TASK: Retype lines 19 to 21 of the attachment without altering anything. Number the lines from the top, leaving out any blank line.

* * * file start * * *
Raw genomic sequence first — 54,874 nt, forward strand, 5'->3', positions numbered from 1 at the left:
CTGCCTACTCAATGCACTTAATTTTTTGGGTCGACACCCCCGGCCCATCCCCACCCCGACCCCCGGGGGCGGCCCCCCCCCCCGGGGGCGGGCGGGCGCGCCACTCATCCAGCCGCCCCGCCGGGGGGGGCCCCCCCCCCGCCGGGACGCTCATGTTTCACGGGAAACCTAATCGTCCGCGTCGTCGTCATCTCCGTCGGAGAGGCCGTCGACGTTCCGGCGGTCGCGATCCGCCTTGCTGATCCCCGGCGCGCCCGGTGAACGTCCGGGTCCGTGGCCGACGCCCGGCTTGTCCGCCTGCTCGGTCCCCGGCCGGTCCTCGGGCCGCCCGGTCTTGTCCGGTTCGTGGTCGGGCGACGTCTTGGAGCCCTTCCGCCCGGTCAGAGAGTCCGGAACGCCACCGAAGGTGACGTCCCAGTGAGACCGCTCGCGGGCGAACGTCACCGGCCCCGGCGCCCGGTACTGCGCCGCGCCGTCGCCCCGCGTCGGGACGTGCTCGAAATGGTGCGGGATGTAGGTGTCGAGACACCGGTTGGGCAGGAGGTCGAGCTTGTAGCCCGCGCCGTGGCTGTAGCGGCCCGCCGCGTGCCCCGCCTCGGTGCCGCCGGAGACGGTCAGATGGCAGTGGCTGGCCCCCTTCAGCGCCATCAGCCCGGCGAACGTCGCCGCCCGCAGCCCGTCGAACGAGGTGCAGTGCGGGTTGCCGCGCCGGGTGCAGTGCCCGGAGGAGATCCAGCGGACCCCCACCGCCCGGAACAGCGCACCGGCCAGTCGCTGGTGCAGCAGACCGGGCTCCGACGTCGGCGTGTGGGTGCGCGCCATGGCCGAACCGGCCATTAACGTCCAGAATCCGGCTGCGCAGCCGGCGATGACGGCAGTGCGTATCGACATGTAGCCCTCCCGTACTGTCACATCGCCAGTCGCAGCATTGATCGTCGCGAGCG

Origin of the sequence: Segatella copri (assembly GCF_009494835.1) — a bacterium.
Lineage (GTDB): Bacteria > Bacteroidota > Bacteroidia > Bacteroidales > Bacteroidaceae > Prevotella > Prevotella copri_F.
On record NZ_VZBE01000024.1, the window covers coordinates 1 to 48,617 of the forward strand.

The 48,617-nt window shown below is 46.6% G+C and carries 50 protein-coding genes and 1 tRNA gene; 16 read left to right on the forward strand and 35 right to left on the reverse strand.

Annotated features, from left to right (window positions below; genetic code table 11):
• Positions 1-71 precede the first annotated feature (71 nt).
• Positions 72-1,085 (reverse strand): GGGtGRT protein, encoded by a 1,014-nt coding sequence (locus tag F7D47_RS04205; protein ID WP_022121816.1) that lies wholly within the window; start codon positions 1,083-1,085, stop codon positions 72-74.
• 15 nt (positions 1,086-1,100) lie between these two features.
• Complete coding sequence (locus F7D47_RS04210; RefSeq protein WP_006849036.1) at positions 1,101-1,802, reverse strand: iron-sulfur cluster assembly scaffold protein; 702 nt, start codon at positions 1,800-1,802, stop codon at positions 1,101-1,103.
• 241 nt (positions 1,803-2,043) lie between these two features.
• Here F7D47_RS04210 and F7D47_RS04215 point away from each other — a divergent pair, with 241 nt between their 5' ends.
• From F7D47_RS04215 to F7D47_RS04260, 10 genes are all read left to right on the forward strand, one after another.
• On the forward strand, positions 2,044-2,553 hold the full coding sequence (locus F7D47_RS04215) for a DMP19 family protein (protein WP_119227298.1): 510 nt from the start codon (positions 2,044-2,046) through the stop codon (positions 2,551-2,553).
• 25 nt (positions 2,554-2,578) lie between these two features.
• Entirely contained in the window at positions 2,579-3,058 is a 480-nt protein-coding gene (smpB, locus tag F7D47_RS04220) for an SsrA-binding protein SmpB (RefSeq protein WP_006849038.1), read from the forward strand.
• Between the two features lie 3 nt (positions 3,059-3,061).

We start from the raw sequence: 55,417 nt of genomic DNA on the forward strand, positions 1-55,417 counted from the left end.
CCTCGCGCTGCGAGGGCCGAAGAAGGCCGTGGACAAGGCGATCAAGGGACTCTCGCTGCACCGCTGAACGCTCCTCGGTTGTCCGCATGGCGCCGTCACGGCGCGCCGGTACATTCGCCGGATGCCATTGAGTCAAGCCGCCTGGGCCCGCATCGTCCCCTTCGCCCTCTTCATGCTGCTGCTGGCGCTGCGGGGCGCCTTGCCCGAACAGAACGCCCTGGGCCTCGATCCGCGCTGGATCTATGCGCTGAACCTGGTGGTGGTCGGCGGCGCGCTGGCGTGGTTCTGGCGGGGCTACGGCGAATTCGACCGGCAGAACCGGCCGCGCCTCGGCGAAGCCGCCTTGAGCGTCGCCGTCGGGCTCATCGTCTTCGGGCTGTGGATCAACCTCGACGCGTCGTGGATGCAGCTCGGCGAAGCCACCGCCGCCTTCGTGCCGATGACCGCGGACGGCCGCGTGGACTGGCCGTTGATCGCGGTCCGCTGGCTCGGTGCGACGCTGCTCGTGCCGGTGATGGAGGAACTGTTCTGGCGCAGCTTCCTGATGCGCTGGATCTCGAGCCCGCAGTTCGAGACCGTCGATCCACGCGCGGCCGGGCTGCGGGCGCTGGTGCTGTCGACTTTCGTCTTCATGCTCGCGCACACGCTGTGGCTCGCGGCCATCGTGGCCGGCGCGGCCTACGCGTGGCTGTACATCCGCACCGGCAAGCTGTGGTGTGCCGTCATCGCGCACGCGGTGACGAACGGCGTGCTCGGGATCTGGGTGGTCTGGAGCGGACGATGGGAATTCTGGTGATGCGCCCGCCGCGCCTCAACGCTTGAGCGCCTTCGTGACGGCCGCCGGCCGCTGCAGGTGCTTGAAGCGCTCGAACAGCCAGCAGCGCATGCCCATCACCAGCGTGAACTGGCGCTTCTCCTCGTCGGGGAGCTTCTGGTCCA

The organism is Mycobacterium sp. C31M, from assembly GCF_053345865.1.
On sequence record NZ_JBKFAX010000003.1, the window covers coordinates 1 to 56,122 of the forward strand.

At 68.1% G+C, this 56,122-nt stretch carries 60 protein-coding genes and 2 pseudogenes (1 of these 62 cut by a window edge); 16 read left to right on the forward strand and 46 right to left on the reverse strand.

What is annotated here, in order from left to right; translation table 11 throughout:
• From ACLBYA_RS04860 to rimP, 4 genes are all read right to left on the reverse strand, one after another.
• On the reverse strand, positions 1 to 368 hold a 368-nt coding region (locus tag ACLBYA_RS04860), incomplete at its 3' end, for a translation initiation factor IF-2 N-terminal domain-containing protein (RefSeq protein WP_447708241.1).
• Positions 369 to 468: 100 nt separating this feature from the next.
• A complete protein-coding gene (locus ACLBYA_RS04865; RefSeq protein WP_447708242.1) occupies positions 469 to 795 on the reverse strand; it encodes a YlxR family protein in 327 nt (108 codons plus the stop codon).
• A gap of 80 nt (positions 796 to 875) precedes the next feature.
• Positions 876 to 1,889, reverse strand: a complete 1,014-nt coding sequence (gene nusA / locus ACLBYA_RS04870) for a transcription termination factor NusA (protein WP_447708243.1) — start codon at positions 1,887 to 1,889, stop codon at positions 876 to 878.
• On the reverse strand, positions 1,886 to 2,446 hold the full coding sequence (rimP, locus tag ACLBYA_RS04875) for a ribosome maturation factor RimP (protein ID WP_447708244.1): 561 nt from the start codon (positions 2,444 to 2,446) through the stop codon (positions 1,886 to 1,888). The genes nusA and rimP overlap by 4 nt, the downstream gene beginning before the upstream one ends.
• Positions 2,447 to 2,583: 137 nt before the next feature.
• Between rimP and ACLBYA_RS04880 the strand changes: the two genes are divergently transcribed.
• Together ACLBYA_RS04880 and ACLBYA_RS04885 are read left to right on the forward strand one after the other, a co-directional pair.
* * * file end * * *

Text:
We start from the raw sequence: 55,417 nt of genomic DNA on the forward strand, positions 1-55,417 counted from the left end.
CCTCGCGCTGCGAGGGCCGAAGAAGGCCGTGGACAAGGCGATCAAGGGACTCTCGCTGCACCGCTGAACGCTCCTCGGTTGTCCGCATGGCGCCGTCACGGCGCGCCGGTACATTCGCCGGATGCCATTGAGTCAAGCCGCCTGGGCCCGCATCGTCCCCTTCGCCCTCTTCATGCTGCTGCTGGCGCTGCGGGGCGCCTTGCCCGAACAGAACGCCCTGGGCCTCGATCCGCGCTGGATCTATGCGCTGAACCTGGTGGTGGTCGGCGGCGCGCTGGCGTGGTTCTGGCGGGGCTACGGCGAATTCGACCGGCAGAACCGGCCGCGCCTCGGCGAAGCCGCCTTGAGCGTCGCCGTCGGGCTCATCGTCTTCGGGCTGTGGATCAACCTCGACGCGTCGTGGATGCAGCTCGGCGAAGCCACCGCCGCCTTCGTGCCGATGACCGCGGACGGCCGCGTGGACTGGCCGTTGATCGCGGTCCGCTGGCTCGGTGCGACGCTGCTCGTGCCGGTGATGGAGGAACTGTTCTGGCGCAGCTTCCTGATGCGCTGGATCTCGAGCCCGCAGTTCGAGACCGTCGATCCACGCGCGGCCGGGCTGCGGGCGCTGGTGCTGTCGACTTTCGTCTTCATGCTCGCGCACACGCTGTGGCTCGCGGCCATCGTGGCCGGCGCGGCCTACGCGTGGCTGTACATCCGCACCGGCAAGCTGTGGTGTGCCGTCATCGCGCACGCGGTGACGAACGGCGTGCTCGGGATCTGGGTGGTCTGGAGCGGACGATGGGAATTCTGGTGATGCGCCCGCCGCGCCTCAACGCTTGAGCGCCTTCGTGACGGCCGCCGGCCGCTGCAGGTGCTTGAAGCGCTCGAACAGCCAGCAGCGCATGCCCATCACCAGCGTGAACTGGCGCTTCTCCTCGTCGGGGAGCTTCTGGTCCA

The organism is Mycobacterium sp. C31M, from assembly GCF_053345865.1.